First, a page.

In astrometry, an International Celestial Reference Frame (ICRF) is a realization of the International Celestial Reference System (ICRS) using reference celestial sources observed at radio wavelengths. In the context of the ICRS, a reference frame is the physical realization of a reference system, i.e., the reference frame is the set of reported coordinates of the reference sources, with the coordinates derived using the procedures spelled out by the ICRS.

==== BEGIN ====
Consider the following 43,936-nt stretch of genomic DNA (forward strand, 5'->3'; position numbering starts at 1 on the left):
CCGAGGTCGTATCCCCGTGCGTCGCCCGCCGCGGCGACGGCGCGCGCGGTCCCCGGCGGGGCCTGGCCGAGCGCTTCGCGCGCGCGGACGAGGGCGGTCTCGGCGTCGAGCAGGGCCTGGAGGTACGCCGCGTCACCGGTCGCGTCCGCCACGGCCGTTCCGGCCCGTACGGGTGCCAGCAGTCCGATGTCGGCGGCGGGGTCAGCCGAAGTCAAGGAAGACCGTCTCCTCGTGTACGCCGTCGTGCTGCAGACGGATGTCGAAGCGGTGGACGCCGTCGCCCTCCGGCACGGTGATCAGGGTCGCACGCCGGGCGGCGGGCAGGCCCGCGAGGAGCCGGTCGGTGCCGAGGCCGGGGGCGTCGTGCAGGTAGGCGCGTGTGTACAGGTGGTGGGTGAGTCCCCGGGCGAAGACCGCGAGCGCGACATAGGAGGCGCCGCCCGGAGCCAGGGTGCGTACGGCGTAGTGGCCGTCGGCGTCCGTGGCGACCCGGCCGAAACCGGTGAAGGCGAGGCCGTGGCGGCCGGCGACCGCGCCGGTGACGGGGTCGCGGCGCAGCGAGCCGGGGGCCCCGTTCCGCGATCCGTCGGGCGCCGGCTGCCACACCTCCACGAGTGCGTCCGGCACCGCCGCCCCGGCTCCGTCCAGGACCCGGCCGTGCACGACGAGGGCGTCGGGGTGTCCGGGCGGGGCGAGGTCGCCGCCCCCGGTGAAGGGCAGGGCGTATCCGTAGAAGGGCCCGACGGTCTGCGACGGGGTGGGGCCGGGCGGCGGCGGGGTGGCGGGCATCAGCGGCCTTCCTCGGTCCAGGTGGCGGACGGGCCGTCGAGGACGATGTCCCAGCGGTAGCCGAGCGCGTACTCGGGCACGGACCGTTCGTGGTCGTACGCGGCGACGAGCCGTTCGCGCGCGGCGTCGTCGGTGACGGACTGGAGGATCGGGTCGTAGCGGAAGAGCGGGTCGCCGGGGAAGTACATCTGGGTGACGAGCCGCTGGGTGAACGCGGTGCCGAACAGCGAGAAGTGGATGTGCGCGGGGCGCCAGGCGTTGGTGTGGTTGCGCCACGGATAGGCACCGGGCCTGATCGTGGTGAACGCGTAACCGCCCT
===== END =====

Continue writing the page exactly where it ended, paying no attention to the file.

The ICRF creates a quasi-inertial frame of reference centered at the barycenter of the Solar System, whose axes are defined by the measured positions of extragalactic sources (mainly quasars) observed using very long baseline interferometry. Although general relativity implies that there are no true inertial frames around gravitating bodies, the ICRF is important because it does not exhibit any measurable angular motion since the extragalactic sources used to define the ICRF are so far away. The ICRF is now the standard reference frame used to define the positions of the planets (including the Earth) and other astronomical objects.